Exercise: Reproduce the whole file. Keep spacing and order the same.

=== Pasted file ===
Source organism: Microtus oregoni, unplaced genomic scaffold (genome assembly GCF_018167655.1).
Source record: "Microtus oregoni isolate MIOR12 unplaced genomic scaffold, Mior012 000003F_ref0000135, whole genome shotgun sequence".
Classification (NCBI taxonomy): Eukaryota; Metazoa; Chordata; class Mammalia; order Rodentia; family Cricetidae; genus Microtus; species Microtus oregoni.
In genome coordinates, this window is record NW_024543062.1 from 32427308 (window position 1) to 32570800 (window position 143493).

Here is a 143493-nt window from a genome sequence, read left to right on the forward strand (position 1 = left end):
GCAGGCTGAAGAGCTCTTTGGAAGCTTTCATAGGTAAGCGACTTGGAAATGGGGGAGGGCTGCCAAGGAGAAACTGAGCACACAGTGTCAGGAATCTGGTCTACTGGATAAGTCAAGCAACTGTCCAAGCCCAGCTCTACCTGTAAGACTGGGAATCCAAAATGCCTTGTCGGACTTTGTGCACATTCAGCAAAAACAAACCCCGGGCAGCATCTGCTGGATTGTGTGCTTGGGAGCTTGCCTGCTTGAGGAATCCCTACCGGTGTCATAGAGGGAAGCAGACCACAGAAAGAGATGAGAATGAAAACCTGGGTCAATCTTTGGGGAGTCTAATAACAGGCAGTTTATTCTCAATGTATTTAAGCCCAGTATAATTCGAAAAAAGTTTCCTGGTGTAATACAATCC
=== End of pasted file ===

Source organism: Microtus oregoni, unplaced genomic scaffold (genome assembly GCF_018167655.1).
Source record: "Microtus oregoni isolate MIOR12 unplaced genomic scaffold, Mior012 000003F_ref0000135, whole genome shotgun sequence".
Classification (NCBI taxonomy): Eukaryota; Metazoa; Chordata; class Mammalia; order Rodentia; family Cricetidae; genus Microtus; species Microtus oregoni.
In genome coordinates, this window is record NW_024543062.1 from 32427308 (window position 1) to 32570800 (window position 143493).

Here is a 143493-nt window from a genome sequence, read left to right on the forward strand (position 1 = left end):
GCAGGCTGAAGAGCTCTTTGGAAGCTTTCATAGGTAAGCGACTTGGAAATGGGGGAGGGCTGCCAAGGAGAAACTGAGCACACAGTGTCAGGAATCTGGTCTACTGGATAAGTCAAGCAACTGTCCAAGCCCAGCTCTACCTGTAAGACTGGGAATCCAAAATGCCTTGTCGGACTTTGTGCACATTCAGCAAAAACAAACCCCGGGCAGCATCTGCTGGATTGTGTGCTTGGGAGCTTGCCTGCTTGAGGAATCCCTACCGGTGTCATAGAGGGAAGCAGACCACAGAAAGAGATGAGAATGAAAACCTGGGTCAATCTTTGGGGAGTCTAATAACAGGCAGTTTATTCTCAATGTATTTAAGCCCAGTATAATTCGAAAAAAGTTTCCTGGTGTAATACAATCC